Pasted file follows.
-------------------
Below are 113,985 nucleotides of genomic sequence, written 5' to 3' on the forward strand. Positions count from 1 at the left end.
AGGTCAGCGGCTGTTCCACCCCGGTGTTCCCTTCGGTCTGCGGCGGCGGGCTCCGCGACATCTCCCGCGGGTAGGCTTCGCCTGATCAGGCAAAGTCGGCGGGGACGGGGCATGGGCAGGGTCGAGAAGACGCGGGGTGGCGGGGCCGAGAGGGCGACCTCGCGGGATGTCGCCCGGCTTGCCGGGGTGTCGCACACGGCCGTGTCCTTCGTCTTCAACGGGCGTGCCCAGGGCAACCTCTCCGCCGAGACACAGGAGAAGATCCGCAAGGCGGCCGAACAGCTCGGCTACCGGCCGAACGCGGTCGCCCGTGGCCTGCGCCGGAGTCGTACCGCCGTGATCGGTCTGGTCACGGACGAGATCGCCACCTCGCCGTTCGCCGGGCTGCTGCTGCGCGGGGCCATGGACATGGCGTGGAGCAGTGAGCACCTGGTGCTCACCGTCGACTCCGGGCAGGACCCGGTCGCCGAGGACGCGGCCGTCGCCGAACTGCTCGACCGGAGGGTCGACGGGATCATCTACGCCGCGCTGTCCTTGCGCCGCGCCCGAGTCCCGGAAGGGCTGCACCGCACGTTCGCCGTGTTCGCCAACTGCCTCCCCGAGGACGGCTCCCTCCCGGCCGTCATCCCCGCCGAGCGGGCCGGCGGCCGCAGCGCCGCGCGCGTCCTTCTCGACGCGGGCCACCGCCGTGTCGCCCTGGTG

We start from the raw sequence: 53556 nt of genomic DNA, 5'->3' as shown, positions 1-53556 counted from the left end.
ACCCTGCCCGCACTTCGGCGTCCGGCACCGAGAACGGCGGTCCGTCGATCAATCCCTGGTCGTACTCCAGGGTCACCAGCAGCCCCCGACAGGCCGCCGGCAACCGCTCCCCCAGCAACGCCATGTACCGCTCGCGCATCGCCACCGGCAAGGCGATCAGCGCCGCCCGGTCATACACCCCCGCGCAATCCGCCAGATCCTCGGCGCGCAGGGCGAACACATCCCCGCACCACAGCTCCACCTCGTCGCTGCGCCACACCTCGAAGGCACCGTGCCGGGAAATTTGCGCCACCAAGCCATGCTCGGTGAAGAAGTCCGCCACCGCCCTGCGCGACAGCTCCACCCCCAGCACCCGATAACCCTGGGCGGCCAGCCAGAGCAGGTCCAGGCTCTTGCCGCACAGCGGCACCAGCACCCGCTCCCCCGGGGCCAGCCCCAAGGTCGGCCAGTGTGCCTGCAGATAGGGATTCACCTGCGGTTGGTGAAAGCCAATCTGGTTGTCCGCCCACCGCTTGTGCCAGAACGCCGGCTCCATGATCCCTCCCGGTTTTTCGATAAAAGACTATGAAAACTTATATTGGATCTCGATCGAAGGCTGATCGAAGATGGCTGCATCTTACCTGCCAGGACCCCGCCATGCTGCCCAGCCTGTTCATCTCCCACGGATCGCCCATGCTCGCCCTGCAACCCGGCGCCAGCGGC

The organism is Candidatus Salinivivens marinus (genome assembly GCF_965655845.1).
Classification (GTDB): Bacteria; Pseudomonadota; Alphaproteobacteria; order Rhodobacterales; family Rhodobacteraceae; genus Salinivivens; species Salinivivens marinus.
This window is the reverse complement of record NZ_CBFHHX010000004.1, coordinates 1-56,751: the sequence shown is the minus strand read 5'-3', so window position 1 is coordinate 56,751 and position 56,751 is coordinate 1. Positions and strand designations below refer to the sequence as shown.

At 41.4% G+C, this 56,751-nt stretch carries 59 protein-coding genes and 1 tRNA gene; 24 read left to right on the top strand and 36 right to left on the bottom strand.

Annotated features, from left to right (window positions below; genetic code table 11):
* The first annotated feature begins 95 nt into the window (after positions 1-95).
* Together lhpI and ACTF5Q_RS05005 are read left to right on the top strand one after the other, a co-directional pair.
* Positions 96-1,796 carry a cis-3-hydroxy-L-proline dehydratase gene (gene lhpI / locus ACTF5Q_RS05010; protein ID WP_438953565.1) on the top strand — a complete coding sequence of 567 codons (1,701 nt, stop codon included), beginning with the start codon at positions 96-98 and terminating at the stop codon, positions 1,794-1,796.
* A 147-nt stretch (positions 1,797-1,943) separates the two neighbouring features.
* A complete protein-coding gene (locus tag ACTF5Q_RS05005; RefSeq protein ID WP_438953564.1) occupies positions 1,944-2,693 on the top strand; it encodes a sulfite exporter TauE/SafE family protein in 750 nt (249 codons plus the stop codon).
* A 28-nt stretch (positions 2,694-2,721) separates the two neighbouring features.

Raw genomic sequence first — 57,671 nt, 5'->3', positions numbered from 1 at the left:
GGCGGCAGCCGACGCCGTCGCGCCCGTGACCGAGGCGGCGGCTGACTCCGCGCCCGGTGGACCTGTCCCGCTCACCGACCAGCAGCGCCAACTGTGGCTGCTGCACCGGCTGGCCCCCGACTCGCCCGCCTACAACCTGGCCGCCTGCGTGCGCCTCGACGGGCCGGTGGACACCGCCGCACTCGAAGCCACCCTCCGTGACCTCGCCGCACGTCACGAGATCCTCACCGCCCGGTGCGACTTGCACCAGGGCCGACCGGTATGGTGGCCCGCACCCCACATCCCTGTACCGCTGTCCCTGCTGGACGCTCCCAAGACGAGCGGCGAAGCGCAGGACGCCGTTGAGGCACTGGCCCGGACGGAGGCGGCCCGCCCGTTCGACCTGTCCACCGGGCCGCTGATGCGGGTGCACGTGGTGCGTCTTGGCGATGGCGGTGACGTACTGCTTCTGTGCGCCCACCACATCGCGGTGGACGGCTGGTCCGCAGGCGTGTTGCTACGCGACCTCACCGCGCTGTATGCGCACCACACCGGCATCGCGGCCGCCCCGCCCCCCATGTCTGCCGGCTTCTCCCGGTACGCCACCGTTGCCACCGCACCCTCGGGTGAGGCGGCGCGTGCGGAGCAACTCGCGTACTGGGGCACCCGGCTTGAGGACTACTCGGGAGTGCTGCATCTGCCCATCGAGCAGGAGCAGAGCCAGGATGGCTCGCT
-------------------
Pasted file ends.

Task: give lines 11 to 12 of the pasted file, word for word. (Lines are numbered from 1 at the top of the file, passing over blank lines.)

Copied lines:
* Together lhpI and ACTF5Q_RS05005 are read left to right on the top strand one after the other, a co-directional pair.
* Positions 96-1,796 carry a cis-3-hydroxy-L-proline dehydratase gene (gene lhpI / locus ACTF5Q_RS05010; protein ID WP_438953565.1) on the top strand — a complete coding sequence of 567 codons (1,701 nt, stop codon included), beginning with the start codon at positions 96-98 and terminating at the stop codon, positions 1,794-1,796.